I've invited Anne O'Brien, author of Devil's Consort, to tell us more about her fascinating research on Eleanor of Aquitaine while writing her novel . She's kindly accepted and even granted you the chance to win a copy of the book. So, if you love historical fiction, don't miss it! Leave your comments and add an e-mail address to enter the giveaway which is open internationally and ends on May 23rd. Enjoy her thoroughly written, very interesting piece and good luck!
Mirror, Mirror, on the Wall ... by Anne O'Brien
Born in 1122, almost 900 year ago, Eleanor of Aquitaine still fascinates. We know much of her life story, her marriages, her adventures. We can admire her strong-willed character, experience her dangerous journeys on Crusade and disapprove of some of the choices she made. We can rejoice with her when she frees herself from Louis, and mourn the deaths of her children and the breakdown of her relationship with Henry Plantagenet. But when I began my research for DEVIL’S CONSORT I discovered that to put a face to her name was no easy task. It was, I decided, essential to do so. My readers and fans of Eleanor would wish to visualise this remarkable woman as they wept and rejoiced with her.
By repute she was beautiful. Even her enemies, who had little good to say about her, agreed on this point. She was on record as having lovely eyes and a noble countenance, a woman who was graciously lovely with an abundance of charm. Her troubadours sang of her as the Queen of Joy, whose beauty had no equal. Interesting descriptions, but were they accurate? Were they enough to breathe life into Eleanor? No one left a written comment on her colouring, her features or her figure.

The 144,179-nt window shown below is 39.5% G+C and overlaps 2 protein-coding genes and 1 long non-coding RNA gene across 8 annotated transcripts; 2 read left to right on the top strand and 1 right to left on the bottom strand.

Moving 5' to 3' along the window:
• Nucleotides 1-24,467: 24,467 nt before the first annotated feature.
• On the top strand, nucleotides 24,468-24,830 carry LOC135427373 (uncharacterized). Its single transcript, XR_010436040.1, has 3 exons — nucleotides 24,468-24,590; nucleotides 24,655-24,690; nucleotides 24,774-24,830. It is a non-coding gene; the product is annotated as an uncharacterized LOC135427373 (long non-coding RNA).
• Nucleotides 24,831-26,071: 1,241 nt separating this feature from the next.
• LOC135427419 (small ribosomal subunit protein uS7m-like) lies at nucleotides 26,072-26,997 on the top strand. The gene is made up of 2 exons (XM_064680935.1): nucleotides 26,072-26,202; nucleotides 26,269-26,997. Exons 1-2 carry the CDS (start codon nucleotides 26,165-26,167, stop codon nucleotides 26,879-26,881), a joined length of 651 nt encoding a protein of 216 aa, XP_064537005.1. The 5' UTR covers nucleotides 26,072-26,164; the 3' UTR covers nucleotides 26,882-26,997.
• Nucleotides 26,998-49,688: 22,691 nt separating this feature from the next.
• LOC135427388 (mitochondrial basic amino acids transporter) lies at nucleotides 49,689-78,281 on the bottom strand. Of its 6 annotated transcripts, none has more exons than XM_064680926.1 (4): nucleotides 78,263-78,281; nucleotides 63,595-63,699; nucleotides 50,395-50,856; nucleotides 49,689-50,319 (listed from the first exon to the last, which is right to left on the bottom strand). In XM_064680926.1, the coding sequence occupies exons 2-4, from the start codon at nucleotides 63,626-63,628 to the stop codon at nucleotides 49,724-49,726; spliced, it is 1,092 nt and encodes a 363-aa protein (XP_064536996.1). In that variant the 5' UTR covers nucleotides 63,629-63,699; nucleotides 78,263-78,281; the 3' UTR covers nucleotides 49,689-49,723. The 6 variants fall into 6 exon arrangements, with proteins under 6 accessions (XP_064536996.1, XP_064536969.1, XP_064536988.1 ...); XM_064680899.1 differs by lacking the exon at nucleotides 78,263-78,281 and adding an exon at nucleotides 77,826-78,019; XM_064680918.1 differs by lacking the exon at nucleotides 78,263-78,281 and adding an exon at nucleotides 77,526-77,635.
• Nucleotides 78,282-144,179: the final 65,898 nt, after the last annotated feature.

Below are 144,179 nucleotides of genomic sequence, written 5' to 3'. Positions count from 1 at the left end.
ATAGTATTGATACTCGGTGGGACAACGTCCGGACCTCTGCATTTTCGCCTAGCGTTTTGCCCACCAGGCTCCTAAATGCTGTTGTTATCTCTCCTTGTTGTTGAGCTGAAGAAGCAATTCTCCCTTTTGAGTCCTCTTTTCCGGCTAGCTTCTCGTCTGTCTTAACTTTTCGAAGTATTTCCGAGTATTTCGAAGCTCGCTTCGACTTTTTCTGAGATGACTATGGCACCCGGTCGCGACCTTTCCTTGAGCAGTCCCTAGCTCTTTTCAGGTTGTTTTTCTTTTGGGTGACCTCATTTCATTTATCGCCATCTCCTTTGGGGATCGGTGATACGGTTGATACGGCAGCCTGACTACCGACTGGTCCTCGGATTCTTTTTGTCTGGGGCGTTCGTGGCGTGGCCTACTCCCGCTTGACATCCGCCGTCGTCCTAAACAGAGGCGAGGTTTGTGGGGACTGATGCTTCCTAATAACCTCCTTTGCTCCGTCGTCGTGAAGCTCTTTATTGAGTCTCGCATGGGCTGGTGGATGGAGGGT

Eleanor’s seal gives us a portrayal of her: a tall, lithe, slender woman with crown and sceptre, but this is a formal image of a woman who held power with graceful authority. She is every inch a regal Queen, but it is quite impersonal and did to help my investigations.
And so to France, to the impressive Abbey of Fontevrault. Eleanor was eighty years old when she retired from the world to live at the Abbey in monastic seclusion, remaining headstrong and politically aware until the final months before her death on 1 April, 1204. There I discovered her, a Queen of England buried in France, impressive in effigy despite the flaking paint. She rests beside her husband Henry II, looking far more serene than I imagine she ever did in life. Even Henry looks at peace which I think he never was with Eleanor for a mate.